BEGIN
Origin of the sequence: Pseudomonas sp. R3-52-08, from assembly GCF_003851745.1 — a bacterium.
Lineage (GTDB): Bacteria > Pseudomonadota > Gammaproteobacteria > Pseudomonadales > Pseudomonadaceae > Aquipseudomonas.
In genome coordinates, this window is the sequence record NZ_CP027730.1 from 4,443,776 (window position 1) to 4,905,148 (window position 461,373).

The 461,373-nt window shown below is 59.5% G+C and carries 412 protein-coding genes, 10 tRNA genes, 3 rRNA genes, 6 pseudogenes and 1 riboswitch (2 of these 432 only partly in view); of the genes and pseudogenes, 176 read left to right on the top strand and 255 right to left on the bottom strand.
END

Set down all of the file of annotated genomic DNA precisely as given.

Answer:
Origin of the sequence: Pseudomonas sp. R3-52-08, from assembly GCF_003851745.1 — a bacterium.
Lineage (GTDB): Bacteria > Pseudomonadota > Gammaproteobacteria > Pseudomonadales > Pseudomonadaceae > Aquipseudomonas.
In genome coordinates, this window is the sequence record NZ_CP027730.1 from 4,443,776 (window position 1) to 4,905,148 (window position 461,373).

The 461,373-nt window shown below is 59.5% G+C and carries 412 protein-coding genes, 10 tRNA genes, 3 rRNA genes, 6 pseudogenes and 1 riboswitch (2 of these 432 only partly in view); of the genes and pseudogenes, 176 read left to right on the top strand and 255 right to left on the bottom strand.